113. Regulations may specify those who are to be covered by the regulations, the procedure for applying for accreditation, any conditions with which accredited bodies must comply and the transfer of liability from the GP to the out of hours service provider. They may also provide for the withdrawal or suspension of approval by Health Authorities as well as the criteria to be used in making decisions under the regulations.

114. Once this clause has come into force, existing powers under the 1977 Act and the 1997 Act will be used to effect consequential changes to the Terms and Conditions of Service for GPs and to the Directions for the Implementation of Personal Medical Services to ensure that GPs use only accredited providers of out-of-hours services.

Clause 26: Enhanced criminal record certificates

115. Health Authorities are currently required by Part II of the 1977 Act to maintain lists of all practitioners who undertake to provide general medical services (GMS), general dental services (GDS), general ophthalmic services (GOS) and pharmaceutical services (PhS) in their area. Clauses 31 and 33 of this Bill extend this list system to cover those who assist in the provision of these primary care services (e.g. deputies or locums) as well as those practitioners performing personal medical services (PMS) or personal dental services (PDS). To remain on a list, or be admitted to it, the intention is that persons will have to declare any criminal convictions, bindings-over following a criminal conviction and cautions. In requiring a practitioner to declare his criminal conviction, Health Authorities need to take steps to verify the information which they are given. The Home Office's new Criminal Records Bureau (CRB) set up under Part 5 of the Police Act will assist in the provision of criminal record checks.

116. The policy is that Health Authorities should have the fullest possible report from the CRB to ensure maximum protection for the public. Health Authorities can already be provided with standard criminal record certificates under section 112 and 113 of the Police Act. Clause 26 amends the Police Act 1997 to also enable Health Authorities to have access to enhanced criminal record certificates under section 115 of that Act. These are certificates which will involve an extra layer of checking with local police records. Such enhanced disclosures are presently required for posts involving significant contact with children and vulnerable adults.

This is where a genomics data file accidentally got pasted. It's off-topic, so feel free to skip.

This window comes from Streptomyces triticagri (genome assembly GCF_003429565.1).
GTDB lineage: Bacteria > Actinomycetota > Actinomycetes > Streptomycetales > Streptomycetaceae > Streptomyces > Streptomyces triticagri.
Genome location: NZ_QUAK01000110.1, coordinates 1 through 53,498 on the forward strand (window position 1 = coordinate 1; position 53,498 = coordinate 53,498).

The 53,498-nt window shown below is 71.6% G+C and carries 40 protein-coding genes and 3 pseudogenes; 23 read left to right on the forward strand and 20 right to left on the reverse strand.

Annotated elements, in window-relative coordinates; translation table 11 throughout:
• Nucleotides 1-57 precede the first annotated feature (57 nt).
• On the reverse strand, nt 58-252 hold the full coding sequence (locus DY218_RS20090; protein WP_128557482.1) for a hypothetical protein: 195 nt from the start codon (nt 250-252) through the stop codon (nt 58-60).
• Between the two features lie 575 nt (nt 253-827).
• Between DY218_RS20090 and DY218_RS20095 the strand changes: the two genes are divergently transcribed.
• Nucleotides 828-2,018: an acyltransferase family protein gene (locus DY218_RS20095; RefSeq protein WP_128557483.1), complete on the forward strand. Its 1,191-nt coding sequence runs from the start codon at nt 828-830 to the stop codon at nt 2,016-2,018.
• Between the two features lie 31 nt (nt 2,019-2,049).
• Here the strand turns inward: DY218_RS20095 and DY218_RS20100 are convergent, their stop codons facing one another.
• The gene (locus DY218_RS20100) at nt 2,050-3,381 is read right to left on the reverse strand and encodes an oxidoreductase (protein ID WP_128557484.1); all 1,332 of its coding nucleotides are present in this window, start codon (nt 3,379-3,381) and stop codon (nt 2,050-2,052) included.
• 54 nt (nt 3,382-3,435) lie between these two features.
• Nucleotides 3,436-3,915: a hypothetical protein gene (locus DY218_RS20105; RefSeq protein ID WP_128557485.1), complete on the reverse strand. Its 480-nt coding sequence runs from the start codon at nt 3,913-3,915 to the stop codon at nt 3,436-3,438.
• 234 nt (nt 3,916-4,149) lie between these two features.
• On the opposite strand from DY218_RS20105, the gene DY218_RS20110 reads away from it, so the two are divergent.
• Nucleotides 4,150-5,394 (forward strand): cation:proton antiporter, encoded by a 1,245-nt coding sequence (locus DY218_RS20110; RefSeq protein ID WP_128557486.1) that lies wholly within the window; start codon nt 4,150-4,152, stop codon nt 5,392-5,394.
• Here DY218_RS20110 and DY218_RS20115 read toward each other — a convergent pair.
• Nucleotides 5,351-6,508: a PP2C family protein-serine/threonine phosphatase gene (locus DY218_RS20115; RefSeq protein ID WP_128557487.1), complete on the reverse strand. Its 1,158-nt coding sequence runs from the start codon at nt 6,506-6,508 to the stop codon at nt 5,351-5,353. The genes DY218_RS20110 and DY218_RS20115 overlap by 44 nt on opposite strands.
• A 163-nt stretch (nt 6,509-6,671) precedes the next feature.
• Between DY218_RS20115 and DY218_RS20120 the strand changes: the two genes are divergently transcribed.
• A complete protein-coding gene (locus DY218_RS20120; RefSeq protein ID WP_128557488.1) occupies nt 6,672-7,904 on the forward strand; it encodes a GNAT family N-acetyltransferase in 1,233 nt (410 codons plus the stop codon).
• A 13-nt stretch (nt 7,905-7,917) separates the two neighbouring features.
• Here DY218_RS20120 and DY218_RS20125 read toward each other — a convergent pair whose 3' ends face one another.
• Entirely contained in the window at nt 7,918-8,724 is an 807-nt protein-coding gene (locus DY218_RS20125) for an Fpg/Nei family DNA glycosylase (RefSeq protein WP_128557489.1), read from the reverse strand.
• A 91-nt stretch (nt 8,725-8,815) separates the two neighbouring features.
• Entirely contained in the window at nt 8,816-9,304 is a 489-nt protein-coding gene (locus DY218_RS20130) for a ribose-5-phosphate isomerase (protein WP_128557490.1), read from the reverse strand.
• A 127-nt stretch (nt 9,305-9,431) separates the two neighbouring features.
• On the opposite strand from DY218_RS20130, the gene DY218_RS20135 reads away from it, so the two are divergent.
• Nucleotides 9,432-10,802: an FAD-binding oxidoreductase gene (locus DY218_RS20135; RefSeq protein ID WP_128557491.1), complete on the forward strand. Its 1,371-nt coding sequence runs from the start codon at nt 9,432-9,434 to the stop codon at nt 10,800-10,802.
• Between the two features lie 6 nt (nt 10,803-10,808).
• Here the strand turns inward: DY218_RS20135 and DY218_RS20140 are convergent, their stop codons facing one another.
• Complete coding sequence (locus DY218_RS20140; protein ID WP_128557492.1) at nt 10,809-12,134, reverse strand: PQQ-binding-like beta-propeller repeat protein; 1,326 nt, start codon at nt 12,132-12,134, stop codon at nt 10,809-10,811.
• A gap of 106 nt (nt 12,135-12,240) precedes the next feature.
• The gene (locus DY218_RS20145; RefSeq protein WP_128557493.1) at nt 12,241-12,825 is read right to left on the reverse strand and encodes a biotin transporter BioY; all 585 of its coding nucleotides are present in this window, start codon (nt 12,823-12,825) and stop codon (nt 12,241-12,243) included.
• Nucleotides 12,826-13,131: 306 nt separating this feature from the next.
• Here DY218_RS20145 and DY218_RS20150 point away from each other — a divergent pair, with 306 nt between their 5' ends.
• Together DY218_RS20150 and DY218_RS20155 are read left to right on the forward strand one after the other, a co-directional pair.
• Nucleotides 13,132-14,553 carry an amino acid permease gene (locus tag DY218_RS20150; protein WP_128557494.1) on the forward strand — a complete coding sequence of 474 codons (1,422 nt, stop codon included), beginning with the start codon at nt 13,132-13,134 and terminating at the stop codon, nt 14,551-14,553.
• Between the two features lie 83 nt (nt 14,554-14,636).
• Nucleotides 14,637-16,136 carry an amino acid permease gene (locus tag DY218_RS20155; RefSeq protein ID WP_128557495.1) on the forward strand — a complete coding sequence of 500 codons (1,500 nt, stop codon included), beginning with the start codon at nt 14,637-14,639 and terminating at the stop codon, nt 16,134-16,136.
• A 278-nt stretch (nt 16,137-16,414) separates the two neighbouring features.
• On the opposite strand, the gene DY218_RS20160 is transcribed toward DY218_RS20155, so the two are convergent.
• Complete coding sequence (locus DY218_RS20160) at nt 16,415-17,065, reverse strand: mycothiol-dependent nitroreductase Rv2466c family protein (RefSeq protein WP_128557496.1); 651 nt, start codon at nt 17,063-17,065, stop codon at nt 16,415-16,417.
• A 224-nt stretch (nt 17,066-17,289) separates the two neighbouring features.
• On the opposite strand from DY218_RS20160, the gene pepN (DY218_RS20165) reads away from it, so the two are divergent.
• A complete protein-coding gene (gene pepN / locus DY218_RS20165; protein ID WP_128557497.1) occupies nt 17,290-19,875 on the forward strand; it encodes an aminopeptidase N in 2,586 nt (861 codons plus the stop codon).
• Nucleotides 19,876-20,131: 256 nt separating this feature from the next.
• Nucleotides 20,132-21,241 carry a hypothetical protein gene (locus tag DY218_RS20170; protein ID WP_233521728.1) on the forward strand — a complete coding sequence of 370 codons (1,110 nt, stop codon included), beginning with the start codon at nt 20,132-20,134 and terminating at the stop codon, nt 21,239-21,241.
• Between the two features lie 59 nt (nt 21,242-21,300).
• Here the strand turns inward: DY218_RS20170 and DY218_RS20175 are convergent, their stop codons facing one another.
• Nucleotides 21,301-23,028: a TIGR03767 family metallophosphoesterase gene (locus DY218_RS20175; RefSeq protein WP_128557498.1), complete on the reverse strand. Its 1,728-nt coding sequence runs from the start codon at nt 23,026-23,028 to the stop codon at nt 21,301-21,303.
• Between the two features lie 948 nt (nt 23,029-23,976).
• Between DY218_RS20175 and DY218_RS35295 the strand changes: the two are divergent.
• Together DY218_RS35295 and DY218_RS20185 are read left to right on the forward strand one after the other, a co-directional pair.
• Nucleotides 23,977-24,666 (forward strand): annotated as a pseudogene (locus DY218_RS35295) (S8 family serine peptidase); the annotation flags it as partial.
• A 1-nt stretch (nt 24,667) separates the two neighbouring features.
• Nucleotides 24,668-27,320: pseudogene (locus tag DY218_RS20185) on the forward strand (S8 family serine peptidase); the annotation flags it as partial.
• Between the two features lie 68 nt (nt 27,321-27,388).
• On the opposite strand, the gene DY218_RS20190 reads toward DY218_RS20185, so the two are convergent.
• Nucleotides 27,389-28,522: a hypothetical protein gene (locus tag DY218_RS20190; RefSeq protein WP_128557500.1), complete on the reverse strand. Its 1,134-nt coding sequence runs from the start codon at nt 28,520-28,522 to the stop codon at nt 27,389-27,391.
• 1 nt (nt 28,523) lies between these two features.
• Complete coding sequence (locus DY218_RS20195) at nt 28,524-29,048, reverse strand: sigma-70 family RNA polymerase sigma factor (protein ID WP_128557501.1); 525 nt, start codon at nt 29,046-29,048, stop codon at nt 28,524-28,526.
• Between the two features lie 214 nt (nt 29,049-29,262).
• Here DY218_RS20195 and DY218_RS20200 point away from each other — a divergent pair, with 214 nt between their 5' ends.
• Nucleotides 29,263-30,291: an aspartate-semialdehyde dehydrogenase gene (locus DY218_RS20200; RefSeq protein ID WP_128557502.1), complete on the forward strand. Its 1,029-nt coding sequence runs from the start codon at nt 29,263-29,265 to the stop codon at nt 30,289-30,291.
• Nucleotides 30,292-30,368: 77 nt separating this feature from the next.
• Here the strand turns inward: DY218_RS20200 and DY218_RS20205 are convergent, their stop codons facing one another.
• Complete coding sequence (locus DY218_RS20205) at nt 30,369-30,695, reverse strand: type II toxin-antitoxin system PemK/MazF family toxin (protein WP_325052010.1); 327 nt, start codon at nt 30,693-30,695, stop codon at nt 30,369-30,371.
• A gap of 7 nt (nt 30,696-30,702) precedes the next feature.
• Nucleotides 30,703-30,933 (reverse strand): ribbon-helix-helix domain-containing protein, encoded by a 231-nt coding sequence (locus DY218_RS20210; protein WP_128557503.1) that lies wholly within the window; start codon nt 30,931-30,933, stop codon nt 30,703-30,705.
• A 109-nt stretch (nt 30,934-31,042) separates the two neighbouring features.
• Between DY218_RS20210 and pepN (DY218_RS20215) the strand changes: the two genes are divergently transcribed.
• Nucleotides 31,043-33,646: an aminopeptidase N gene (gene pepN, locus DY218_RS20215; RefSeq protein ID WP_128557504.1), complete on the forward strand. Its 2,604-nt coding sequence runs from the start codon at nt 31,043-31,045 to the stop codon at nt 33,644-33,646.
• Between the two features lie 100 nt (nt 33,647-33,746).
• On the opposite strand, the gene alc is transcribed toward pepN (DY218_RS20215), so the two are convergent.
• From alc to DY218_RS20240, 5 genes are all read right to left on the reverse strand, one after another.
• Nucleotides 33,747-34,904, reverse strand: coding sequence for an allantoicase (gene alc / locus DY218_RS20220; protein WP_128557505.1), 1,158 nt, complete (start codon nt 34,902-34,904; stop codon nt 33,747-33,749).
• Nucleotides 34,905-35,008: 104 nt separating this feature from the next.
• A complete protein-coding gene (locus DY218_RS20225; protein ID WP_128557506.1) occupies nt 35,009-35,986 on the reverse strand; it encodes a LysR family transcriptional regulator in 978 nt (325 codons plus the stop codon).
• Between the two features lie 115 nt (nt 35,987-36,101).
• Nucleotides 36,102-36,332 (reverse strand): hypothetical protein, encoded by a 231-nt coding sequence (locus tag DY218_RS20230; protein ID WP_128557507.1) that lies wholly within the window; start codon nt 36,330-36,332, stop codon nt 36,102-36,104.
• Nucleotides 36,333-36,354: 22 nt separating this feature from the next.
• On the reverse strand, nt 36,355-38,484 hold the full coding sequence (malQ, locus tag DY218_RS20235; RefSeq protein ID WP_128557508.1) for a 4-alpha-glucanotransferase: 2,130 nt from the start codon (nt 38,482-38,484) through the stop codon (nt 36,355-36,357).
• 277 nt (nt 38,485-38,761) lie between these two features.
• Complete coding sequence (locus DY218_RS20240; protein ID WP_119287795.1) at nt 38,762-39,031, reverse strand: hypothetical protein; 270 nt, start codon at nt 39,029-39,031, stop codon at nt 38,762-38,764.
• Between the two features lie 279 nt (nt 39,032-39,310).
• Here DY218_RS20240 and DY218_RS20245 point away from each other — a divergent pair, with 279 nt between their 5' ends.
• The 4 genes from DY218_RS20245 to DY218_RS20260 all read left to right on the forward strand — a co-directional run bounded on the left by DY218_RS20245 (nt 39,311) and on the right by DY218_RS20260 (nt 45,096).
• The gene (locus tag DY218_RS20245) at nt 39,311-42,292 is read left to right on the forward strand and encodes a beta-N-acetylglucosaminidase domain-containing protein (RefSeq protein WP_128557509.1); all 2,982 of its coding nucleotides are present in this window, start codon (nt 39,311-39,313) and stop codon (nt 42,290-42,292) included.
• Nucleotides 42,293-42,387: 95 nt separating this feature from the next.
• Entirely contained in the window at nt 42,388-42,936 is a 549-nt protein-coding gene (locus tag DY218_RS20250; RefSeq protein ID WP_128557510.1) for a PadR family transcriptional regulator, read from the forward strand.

117. Subsection (2) of this clause amends the Police Act to provide that section 115 certificates be made available for those practitioners identified in new subsections (6C), (6D) and (6E).

118. Subsection (3) of the clause inserts subsections (6C), (6D) and (6E) into section 115 of the Police Act. New subsection (6C) covers those practitioners included or seeking inclusion in the main GMS, GDS, GOS or PhS lists. (6D) covers directors of bodies corporate included or seeking inclusion in a main GDS or GOS list, members of limited liability partnerships included or seeking inclusion in a GOS list and a member of the body of persons controlling a body corporate included or seeking inclusion in a PhS list.

119. New subsection (6E) covers individuals included or seeking inclusion in a supplementary list (of, for example, deputies or locums) or services list (of those who may perform PMS/PDS). It also covers individuals seeking inclusion in services lists of people providing Local Pharmaceutical Services, should such lists be established by virtue of regulations made under Clause 48 of this Bill.

Clause 27: Medical, dental, ophthalmic and pharmaceutical etc. lists

120. As indicated in the notes on Clause 26, Health Authorities are already required by Part II of the 1977 Act to maintain lists of all practitioners who provide GMS, General Dental Services (GDS), General Ophthalmic Services (GOS) and Pharmaceutical Services (PhS) in their area. These are known respectively as the medical, dental, ophthalmic and pharmaceutical lists. Clause 27 provides new powers for Health Authorities to refuse a practitioner admission to the appropriate list on the grounds of unsuitability, prejudice to efficiency or because of previous fraudulent behaviour.

121. Subsection (2) amends section 29A of the 1977 Act to provide for regulations requiring practitioners already included in the medical list to provide the Health Authority information of a prescribed description as well as criminal conviction or criminal record certificates under sections 112, 113 or 115 of the Police Act.